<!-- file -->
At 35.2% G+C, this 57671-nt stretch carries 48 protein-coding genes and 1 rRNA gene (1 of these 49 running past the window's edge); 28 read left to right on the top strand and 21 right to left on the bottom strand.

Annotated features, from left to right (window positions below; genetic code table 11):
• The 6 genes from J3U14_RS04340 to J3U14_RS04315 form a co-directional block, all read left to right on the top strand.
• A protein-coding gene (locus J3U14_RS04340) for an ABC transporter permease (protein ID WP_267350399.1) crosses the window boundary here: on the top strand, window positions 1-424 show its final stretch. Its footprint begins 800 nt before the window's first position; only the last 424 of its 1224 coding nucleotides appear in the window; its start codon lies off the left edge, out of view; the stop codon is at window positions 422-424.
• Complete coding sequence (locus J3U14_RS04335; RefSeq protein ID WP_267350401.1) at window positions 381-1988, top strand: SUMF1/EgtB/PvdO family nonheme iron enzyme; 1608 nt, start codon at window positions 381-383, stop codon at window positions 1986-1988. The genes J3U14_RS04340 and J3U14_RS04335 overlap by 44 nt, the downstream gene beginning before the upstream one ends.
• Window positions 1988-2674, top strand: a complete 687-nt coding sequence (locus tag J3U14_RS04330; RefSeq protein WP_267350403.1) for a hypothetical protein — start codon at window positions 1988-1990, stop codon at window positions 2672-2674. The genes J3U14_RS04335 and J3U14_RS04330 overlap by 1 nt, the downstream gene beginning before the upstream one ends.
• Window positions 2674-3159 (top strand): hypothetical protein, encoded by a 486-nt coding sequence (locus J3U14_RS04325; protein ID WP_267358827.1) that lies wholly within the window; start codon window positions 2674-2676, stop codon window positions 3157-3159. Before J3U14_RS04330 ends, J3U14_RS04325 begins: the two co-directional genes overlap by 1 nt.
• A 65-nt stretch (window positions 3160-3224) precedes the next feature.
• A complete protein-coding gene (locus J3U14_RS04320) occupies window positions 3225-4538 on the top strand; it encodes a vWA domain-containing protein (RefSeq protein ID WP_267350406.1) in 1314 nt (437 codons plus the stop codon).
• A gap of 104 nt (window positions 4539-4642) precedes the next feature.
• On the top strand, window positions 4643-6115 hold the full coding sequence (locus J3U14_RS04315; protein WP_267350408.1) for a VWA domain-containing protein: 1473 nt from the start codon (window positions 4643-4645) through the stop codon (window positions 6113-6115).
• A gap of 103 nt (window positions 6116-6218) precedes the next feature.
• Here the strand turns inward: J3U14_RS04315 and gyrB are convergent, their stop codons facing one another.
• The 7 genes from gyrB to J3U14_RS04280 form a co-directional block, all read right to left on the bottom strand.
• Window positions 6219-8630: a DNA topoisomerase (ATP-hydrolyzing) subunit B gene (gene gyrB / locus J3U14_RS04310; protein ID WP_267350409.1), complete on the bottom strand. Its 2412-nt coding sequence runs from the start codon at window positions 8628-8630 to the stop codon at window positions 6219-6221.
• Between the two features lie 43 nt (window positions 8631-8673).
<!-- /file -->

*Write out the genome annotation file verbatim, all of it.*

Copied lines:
At 35.2% G+C, this 57671-nt stretch carries 48 protein-coding genes and 1 rRNA gene (1 of these 49 running past the window's edge); 28 read left to right on the top strand and 21 right to left on the bottom strand.

Annotated features, from left to right (window positions below; genetic code table 11):
• The 6 genes from J3U14_RS04340 to J3U14_RS04315 form a co-directional block, all read left to right on the top strand.
• A protein-coding gene (locus J3U14_RS04340) for an ABC transporter permease (protein ID WP_267350399.1) crosses the window boundary here: on the top strand, window positions 1-424 show its final stretch. Its footprint begins 800 nt before the window's first position; only the last 424 of its 1224 coding nucleotides appear in the window; its start codon lies off the left edge, out of view; the stop codon is at window positions 422-424.
• Complete coding sequence (locus J3U14_RS04335; RefSeq protein ID WP_267350401.1) at window positions 381-1988, top strand: SUMF1/EgtB/PvdO family nonheme iron enzyme; 1608 nt, start codon at window positions 381-383, stop codon at window positions 1986-1988. The genes J3U14_RS04340 and J3U14_RS04335 overlap by 44 nt, the downstream gene beginning before the upstream one ends.
• Window positions 1988-2674, top strand: a complete 687-nt coding sequence (locus tag J3U14_RS04330; RefSeq protein WP_267350403.1) for a hypothetical protein — start codon at window positions 1988-1990, stop codon at window positions 2672-2674. The genes J3U14_RS04335 and J3U14_RS04330 overlap by 1 nt, the downstream gene beginning before the upstream one ends.
• Window positions 2674-3159 (top strand): hypothetical protein, encoded by a 486-nt coding sequence (locus J3U14_RS04325; protein ID WP_267358827.1) that lies wholly within the window; start codon window positions 2674-2676, stop codon window positions 3157-3159. Before J3U14_RS04330 ends, J3U14_RS04325 begins: the two co-directional genes overlap by 1 nt.
• A 65-nt stretch (window positions 3160-3224) precedes the next feature.
• A complete protein-coding gene (locus J3U14_RS04320) occupies window positions 3225-4538 on the top strand; it encodes a vWA domain-containing protein (RefSeq protein ID WP_267350406.1) in 1314 nt (437 codons plus the stop codon).
• A gap of 104 nt (window positions 4539-4642) precedes the next feature.
• On the top strand, window positions 4643-6115 hold the full coding sequence (locus J3U14_RS04315; protein WP_267350408.1) for a VWA domain-containing protein: 1473 nt from the start codon (window positions 4643-4645) through the stop codon (window positions 6113-6115).
• A gap of 103 nt (window positions 6116-6218) precedes the next feature.
• Here the strand turns inward: J3U14_RS04315 and gyrB are convergent, their stop codons facing one another.
• The 7 genes from gyrB to J3U14_RS04280 form a co-directional block, all read right to left on the bottom strand.
• Window positions 6219-8630: a DNA topoisomerase (ATP-hydrolyzing) subunit B gene (gene gyrB / locus J3U14_RS04310; protein ID WP_267350409.1), complete on the bottom strand. Its 2412-nt coding sequence runs from the start codon at window positions 8628-8630 to the stop codon at window positions 6219-6221.
• Between the two features lie 43 nt (window positions 8631-8673).